Shareholder proxy proposals are a sure sign of spring, but the potential exists for Congress to dramatically curtail the ability of small investors to access management’s proxy materials. House Financial Services Committee Chairman Jeb Hensarling (R-Texas) intends to introduce a revised financial regulation bill that would roll back many Dodd-Frank Act measures by the end of the month, and make other substantive amendments to the securities laws. According to a committee memo, provisions of the legislation under consideration, known as the CHOICE Act 2.0, would put the shareholder proposal process out of the reach of all but the largest investors, and would fundamentally change the way the process currently works.
Currently, under Exchange Act Rule 14a-8, shareholders must have continuously held at least $2,000 in market value, or one percent, of the company's outstanding voting securities for a year or more. The eligibility thresholds date to 1998, when the SEC amended the proxy rules to increase the dollar amount from $1,000. The SEC recognized that many commenters, including organizations such as the American Bar Association and the American Society of Corporate Secretaries, criticized what they considered to be a de minimis ownership requirement.
For example, one commenter suggested increasing the minimal ownership threshold to $10,000 while maintaining the one year ownership requirement. According to the comment letter:
The current $1,000 or proposed $2,000 thresholds are in effect de minimis requirements that ordinarily have little practical import. This is particularly true because the Commission currently permits one or more stockholders to aggregate their holdings to reach the minimum threshold. Given the time and expense that inclusion of stockholder proposals cause companies and their stockholders, and the lengthening of already lengthy proxy statements, a $10,000 threshold maintained for one year is not unreasonable and would serve the needs of responsible, long-term investors.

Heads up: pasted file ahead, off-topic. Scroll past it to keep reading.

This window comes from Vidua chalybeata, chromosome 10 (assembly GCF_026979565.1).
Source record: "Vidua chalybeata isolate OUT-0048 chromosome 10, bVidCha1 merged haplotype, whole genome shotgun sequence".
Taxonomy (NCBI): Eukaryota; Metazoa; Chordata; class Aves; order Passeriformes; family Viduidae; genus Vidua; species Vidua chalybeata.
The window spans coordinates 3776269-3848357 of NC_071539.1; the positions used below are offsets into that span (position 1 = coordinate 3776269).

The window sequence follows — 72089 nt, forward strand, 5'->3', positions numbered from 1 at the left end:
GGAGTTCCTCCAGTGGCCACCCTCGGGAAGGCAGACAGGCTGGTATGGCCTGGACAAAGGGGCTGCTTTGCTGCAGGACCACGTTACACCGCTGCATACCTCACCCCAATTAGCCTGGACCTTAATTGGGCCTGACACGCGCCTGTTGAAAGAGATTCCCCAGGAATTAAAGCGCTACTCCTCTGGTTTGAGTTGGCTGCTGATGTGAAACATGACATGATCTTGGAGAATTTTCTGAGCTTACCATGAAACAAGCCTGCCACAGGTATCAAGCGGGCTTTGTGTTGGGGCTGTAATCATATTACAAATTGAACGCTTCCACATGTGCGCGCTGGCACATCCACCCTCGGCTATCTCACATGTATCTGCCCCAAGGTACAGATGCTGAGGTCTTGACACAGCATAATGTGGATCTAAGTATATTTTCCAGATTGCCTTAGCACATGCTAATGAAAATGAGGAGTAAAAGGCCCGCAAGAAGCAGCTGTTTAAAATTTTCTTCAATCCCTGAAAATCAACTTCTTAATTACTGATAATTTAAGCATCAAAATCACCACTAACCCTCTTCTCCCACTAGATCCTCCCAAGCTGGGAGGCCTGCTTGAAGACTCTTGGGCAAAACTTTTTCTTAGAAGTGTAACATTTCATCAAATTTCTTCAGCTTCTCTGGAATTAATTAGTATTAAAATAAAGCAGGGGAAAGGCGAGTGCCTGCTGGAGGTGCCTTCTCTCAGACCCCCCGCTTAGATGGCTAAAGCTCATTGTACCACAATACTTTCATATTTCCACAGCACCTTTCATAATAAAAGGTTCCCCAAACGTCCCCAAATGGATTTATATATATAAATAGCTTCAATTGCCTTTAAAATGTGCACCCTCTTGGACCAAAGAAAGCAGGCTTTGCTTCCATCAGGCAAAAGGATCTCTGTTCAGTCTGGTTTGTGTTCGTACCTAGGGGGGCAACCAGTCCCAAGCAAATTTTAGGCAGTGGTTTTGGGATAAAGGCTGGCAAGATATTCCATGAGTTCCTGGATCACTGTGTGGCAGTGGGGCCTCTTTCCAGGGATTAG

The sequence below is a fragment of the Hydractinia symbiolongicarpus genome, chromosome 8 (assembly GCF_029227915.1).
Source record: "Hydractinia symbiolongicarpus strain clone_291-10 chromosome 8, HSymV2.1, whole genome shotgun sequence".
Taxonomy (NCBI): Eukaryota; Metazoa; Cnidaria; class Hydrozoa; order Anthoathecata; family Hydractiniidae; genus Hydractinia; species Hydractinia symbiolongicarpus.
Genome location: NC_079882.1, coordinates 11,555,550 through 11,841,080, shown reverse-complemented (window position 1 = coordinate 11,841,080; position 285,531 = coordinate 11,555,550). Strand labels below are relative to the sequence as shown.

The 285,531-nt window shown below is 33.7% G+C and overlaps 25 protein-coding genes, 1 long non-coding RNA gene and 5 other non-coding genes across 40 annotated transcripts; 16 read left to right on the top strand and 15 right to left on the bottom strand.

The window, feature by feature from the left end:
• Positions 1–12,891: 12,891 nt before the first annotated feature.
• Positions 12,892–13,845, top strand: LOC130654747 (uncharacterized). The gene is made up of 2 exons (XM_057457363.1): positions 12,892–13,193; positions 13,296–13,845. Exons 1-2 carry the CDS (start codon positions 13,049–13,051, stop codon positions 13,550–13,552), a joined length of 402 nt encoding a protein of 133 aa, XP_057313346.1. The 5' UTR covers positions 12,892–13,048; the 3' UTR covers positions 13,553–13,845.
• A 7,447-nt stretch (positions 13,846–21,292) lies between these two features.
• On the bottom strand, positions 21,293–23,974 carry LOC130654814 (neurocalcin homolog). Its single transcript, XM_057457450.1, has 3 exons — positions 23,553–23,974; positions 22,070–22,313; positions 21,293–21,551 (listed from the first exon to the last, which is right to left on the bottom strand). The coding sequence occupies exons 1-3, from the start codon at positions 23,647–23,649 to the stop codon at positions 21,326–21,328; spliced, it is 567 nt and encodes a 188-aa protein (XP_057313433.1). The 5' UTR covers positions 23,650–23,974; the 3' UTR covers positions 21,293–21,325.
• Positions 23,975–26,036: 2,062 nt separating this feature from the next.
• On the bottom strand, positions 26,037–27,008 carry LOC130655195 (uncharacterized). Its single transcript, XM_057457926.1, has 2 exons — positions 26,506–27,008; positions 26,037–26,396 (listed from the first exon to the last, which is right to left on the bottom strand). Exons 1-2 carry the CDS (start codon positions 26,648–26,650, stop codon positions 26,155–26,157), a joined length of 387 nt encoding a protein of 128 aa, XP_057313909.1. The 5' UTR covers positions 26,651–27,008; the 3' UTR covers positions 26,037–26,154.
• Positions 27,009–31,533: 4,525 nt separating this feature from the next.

The SEC rejected these arguments, however. As stated by the Commission in the adopting release, “we have decided to limit the increase to $2,000 for now, in light of rule 14a-8's goal of providing an avenue of communication for small investors.”
The CHOICE Act 2.0, as described in Chairman Hensarling’s memo, would eliminate the $2,000 ownership threshold, and would require investors to own a minimum of one percent of the issuer's voting securities over a three year period in order to submit a proposal. A quick glance at recent Rule 14a-8 no-action submissions demonstrates the magnitude of this change.
As an example, noted shareholder proponent John Chevedden recently proposed a bylaw to Celgene Corp. that would prohibit management from having access to the vote totals cast by proxy on certain executive pay matters prior to the annual meeting. Celgene is a large-cap company with a market capitalization in excess of $97 billion. Few inhabitants of the current shareholder proponent universe could aspire to a minimum holding level of nearly $1 billion in Celgene stock in order to be eligible to submit a proposal.
According to the memo circulated to the House Financial Services Committee, the CHOICE Act 2.0 would prohibit the common practice of shareholders authorizing other individuals to submit proposals on their behalf. As of the end of the first quarter of this year, issuers had submitted 226 no-action letter requests to the SEC to exclude shareholder proposals. Two individuals, John Chevedden and Kenneth Steiner, submitted more than a quarter of these first quarter proposals. The most active shareholder proponents often submit proposals in their own names, but in many cases, shareholders who meet the eligibility threshold will nominate a well-known shareholder activist to act on their behalf.
Issuers have often complained about the practice of proposals by proxies. Companies have unsuccessfully argued to the SEC that Rule 14a-8(h)(1) only allows shareholders to nominate representatives to attend the annual meeting on their behalf, and not to stand in for the shareholder at any earlier stage in the process. Companies have apparently had some success with this argument in the rare cases brought against shareholder representatives in federal district court, but the numbers of court challenges to proxy submissions by designated representatives are too small to threaten current practice.
The CHOICE Act 2.0 would end the debate by prohibiting shareholders from authorizing representatives to bring forth proposals in their names. This provision, coupled with a one percent/three-year ownership threshold, would effectively shut down the shareholder proposal process as it currently exists. A mechanism that now allows even relatively small holders access to the proxy materials, and therefore to their fellow shareholders, of the largest public companies, would be restricted to a few of the largest institutional investors.
There is no doubt that shareholder proposals are costly, and often receive limited investor support. However, the process is a valued component of shareholder democracy, and democracy, in any form, can be messy. While the proper ownership threshold, which was intended to be a low bar when it was adopted in 1998 and has remain untouched since, is a legitimate topic for debate, the effective elimination of the shareholder proposal process could further separate the corporate entity from its owners.
For more data and analysis on the 2017 proxy season, Bloomberg Law subscribers can access our Proxy Season Analytics page on the Corporate Practice Center.
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